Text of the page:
Florida's blueberry production increases more than tenfold over past decade as hundreds of small blueberry farms open, hope to capitalize on weather, gap in market

Andrew Rogers

Andrew Rogers

Nov 2, 2011 – Associated Press

HAWTHORNE, Florida , November 2, 2011 () – When you think of Florida fruit, oranges, grapefruit and strawberries come to mind. But blueberries?

Hundreds of small blueberry farms have opened in the Sunshine State in the past three decades, and blueberry production has increased more than tenfold in the past decade. The farmers hope to capitalize on their climate by providing fresh blueberries when their competitors in the North can't. Florida produces only a fraction of the blueberries that industry leader Michigan does, but from mid-March to mid-April, its farmers dominate the market.

"It's just unbelievable how this thing has changed," said Ken Patterson, who owns the Island Grove Farm, one of Florida's oldest blueberry farms. "Twenty years ago, when we held a Florida Blueberry Growers Association meeting we'd have 40 to 50 people at a good meeting. In November, we expect 400 people there."

Patterson, who was once a funeral director, has more than 150 acres filled with 6-foot-tall blueberry bushes in Hawthorne and nearly 200 acres of blueberries some 200 miles south in Arcadia. There are so many blueberry farms in the area just east of Gainesville that Patterson and other growers opened a 27,000-square-foot packing and distribution plant last year.

Their bushes will begin to bloom in January, and the fruit will be harvested by hand a couple of months later. Their harvest, from mid-March to mid-April, comes in a short, yet important, window for grocery stores, which strive to keep fresh blueberries on their shelves year-round. Russ Benblatt, executive marketing coordinator for Whole Foods, wrote in an email that the arrangement benefits farmers, grocers and consumers.

"This way, those sweet Florida berries can be enjoyed by our customers around the country before the season starts elsewhere," he said. "And the relationship is reciprocal; when the Florida season ends, we know that our global buyers are working with teams in other regions to make sure that berries from around the country can be enjoyed here in the summer when very little can grow in the intense Florida heat."

Florida's strawberry and tomato growers have used a similar growing season to briefly dominate the market by shipping fresh produce nationwide when most U.S. farms are dormant. Blueberries remain a much smaller crop for Florida farmers — worth $47 million last year compared to the $362 million produced in strawberries, according to the U.S. Department of Agriculture — but it's growing.

"From everything that I've seen consumer demand just continues to go up and up," said Lisa Lochridge, spokeswoman for the Florida Fruit and Vegetable Association.

Farmers like Patterson say demand for blueberries has grown along with attention to its health benefits. Nutritionists say all fruits and vegetables are good for you, and some studies suggest blueberries are particularly beneficial.

Wild blueberries grew in Florida before Native Americans settled there, and the first commercial blueberry plantations in the U.S. were likely established in there in the late 1800s, said Paul Lyrene, a horticulture professor at the University of Florida. The industry declined in the 1920s when customers in northern states stopped buying the blueberries that they considered low in quality.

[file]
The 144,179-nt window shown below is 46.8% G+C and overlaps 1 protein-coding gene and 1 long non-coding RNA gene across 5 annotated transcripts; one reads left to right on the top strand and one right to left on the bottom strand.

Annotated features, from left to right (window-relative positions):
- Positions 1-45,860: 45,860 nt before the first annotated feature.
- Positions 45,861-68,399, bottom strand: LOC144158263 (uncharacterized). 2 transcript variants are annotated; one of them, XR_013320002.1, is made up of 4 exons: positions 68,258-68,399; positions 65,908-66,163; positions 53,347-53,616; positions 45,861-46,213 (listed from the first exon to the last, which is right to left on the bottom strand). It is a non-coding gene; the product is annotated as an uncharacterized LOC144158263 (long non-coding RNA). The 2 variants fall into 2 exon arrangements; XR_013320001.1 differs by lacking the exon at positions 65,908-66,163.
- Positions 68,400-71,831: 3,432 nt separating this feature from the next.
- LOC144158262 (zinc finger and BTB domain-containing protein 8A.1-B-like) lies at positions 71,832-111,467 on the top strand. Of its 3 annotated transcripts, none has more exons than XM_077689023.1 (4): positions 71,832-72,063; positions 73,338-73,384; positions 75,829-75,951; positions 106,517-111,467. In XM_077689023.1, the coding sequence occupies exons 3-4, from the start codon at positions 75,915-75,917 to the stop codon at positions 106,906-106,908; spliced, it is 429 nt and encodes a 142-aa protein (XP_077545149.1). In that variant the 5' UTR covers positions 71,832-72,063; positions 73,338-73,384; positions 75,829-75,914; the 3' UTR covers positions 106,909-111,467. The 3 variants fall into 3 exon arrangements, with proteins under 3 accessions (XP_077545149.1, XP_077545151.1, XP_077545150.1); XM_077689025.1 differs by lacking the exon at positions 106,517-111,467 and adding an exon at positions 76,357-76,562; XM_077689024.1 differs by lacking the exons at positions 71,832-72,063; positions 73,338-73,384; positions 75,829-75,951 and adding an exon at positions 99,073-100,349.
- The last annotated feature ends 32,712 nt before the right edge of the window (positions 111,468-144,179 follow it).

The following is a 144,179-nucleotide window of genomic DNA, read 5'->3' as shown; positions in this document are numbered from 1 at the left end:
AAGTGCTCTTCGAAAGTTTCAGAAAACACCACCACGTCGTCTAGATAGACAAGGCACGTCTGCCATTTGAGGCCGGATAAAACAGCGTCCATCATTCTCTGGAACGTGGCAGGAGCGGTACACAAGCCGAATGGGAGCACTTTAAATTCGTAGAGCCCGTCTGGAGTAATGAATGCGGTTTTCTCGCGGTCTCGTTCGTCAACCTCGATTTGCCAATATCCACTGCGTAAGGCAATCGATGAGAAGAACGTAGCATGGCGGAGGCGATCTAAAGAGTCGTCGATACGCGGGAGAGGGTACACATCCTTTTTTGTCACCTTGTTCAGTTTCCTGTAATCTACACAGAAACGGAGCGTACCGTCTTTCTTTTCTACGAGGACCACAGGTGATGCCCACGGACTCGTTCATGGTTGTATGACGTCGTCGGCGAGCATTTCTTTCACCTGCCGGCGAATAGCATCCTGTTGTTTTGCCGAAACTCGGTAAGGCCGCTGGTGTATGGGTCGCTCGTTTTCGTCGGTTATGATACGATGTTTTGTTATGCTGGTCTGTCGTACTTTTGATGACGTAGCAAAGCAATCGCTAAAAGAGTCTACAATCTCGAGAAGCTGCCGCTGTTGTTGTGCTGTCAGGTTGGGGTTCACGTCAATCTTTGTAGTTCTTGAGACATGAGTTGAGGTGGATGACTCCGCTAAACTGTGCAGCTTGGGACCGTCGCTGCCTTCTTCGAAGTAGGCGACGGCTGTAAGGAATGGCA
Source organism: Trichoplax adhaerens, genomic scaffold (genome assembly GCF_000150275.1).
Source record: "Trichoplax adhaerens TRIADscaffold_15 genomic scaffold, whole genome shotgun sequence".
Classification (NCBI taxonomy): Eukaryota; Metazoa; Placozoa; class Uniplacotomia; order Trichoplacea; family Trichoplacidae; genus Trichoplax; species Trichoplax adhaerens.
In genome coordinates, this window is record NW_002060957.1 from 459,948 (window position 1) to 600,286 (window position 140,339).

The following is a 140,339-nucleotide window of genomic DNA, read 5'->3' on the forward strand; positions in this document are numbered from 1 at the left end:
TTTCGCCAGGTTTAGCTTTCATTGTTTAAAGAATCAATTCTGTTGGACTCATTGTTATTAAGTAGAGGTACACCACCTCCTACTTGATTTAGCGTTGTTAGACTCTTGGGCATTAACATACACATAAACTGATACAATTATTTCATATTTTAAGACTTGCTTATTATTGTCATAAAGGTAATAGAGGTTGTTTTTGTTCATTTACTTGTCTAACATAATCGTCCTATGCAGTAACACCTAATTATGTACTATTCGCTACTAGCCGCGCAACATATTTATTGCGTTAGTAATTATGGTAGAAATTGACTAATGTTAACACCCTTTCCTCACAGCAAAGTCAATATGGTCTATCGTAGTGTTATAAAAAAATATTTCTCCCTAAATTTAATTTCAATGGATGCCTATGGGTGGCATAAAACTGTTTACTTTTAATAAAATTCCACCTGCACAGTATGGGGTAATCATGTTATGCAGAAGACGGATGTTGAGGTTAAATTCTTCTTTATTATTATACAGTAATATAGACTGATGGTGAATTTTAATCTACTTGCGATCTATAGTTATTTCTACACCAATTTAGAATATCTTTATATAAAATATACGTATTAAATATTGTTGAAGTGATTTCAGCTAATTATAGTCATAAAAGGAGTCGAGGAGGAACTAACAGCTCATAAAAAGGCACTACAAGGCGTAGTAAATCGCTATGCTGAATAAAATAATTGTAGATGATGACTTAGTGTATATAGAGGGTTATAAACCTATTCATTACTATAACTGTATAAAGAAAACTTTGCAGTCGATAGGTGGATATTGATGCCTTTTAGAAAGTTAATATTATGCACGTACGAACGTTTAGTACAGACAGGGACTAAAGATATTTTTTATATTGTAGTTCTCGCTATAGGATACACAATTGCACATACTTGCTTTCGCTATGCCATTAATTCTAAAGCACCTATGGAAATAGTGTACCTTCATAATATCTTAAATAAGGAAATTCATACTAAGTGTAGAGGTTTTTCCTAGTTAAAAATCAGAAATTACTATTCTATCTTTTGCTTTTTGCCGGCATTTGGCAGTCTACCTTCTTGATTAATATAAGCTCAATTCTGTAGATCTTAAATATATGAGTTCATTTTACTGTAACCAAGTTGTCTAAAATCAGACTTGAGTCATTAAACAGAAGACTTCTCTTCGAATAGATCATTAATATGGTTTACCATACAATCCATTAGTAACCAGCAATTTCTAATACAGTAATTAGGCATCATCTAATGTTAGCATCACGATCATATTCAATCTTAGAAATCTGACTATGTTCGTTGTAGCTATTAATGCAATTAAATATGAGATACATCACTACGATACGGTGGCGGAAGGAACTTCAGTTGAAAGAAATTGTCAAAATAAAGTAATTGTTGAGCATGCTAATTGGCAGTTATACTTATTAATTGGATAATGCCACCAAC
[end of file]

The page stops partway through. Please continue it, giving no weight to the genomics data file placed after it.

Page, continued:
"Florida blueberries soon earned the reputation of being small, gritty-fleshed and lacking in flavor," Lyrene wrote in a scientific journal. Sales continued to drop during the Depression in the 1930s.

Fifty years later, University of Florida researchers began developing Florida-friendly varieties of highbush berries, the term generally used for cultivated blueberries. Wild berries, like those common in Maine, are called lowbush.

The new varieties were sweeter, tastier and more consistent in size than the berries produced earlier in Florida, Lyrene said. They were hardier — which meant easier shipping, and most importantly, they could withstand warm weather.

By 2000, Florida farmers saw a way to diversify and take advantage of consumer demand — although they don't ever expect to rival the big growers in Michigan, Maine and New Jersey.

Blueberries are expensive to grow, costing about $20,000 an acre to plant. And, Florida varieties produce only 4 to 5 pounds of berries per bush, while Northern bushes can yield up to 20 pounds of fruit.

Still, the season gives Florida farmers an advantage by limiting their competition, and they sell all their fruit fresh — which commands a higher price than berries sold to be frozen or processed into juice or other foods. Dole Food Co., the world's largest producer and marketer of fresh fruit, saw enough of an opportunity there that it announced last month it was buying Florida-based Sunny Ridge Farm, one of the nation's largest fresh blueberry companies.

Florida farmers' biggest competition comes from overseas, particularly Chile. The U.S. imported more than 156 million pounds of fresh blueberries last year; nearly half were from Chile. In comparison, Florida will harvest about 20 million pounds this growing season.

But Bill Braswell, president of the Florida Blueberry Grower's Association, said he's confident because Florida blueberries are delivered fresher.

"Look at the label," said Braswell, a former Delta airline pilot who now raises blueberries in central Florida. "Instead of getting a 4-week-old blueberry, you're getting a 3-day-old blueberry from Florida."

Braswell's latest project is an indicator of his peers' success: The first Florida Blueberry Festival will be held in May.

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